America and the world stand on the brink of a revolution. That revolution—in how the world creates, trades, and consumes energy—has the potential not only to aid the environment but also to lower the risk of war, create wealth, democratize energy, and empower people everywhere as never before. While this revolution is generally associated with the term ‘clean energy’, the issue is deeper: How to reinvent the energy network and democratize global energy.
Many fuel sources make up the world’s energy supply, but at its heart lies one network—the electricity network. Electricity forms the backbone of the world’s wider system of energy exchange because it is electricity that links other networks, such as oil shipments, gas pipelines, and coal trains. It is electricity that converts the energy captured in prehistoric plants, rushing rivers, and the atom into flowing electrons and enables that energy to move not at the speed of a tanker or truck but virtually instantaneously. It is thus unique in allowing falling water in one time zone, for example, to light up a city in another.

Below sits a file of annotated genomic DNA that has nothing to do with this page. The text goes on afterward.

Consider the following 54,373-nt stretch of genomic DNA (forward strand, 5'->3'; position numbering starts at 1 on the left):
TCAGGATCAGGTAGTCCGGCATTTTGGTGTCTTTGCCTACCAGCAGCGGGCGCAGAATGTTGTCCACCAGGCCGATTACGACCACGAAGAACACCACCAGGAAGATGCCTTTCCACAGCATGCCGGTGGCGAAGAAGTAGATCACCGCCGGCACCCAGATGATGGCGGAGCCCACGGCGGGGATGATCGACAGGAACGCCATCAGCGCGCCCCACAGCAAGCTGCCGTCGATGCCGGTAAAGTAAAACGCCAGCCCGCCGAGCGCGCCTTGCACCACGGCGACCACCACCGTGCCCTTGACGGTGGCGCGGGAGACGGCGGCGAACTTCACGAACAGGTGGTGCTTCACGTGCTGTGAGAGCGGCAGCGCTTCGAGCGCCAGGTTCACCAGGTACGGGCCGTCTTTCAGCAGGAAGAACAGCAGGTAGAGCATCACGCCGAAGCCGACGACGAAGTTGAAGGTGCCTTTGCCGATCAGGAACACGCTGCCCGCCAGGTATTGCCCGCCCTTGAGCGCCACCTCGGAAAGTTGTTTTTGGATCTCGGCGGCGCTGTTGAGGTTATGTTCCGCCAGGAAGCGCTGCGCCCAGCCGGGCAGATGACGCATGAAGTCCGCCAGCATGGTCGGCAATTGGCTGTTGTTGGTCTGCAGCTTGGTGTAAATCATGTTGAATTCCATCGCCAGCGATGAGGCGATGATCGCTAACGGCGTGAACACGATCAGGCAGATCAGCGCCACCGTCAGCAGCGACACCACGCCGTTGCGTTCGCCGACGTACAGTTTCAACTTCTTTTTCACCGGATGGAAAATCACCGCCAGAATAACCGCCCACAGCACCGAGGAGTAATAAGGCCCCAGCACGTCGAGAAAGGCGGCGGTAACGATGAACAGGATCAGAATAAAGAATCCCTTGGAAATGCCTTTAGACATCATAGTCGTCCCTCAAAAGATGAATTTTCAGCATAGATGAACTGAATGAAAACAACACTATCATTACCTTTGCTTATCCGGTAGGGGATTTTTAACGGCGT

Like other networks—the telecom network, the network of roads and rails, and commercial networks—the electricity network or ‘grid’ creates value by linking people. However, heavily regulated, undersized, short on intelligence, and long on red tape, today’s grid has become a barrier to the clean and efficient flow of energy.
While the network has many physical deficits, its real problem is not physical at all. Its real problem is systemic: It is supported by a system that, rather than encouraging change and innovation actively thwarts them. Many problems afflict the current system, including bias against new clean technologies and renewable power. But all such problems share a common solution: Tear down the walls to the energy network.
To understand why progress in the United States has been so elusive, NDN and the New Policy Institute embarked upon an extensive study of the implementation of clean power and technology in America. Our findings suggest that the slow progress to date is not due to a lack of will or money but, rather, to a central and pervasive problem—the structure of the power industry in the United States.
Our research suggests that key structural roadblocks are blocking progress. These roadblocks stem from the extraordinarily complex structure of the American power industry, and they are blocking the uptake of clean technology and the deployment of renewable resources.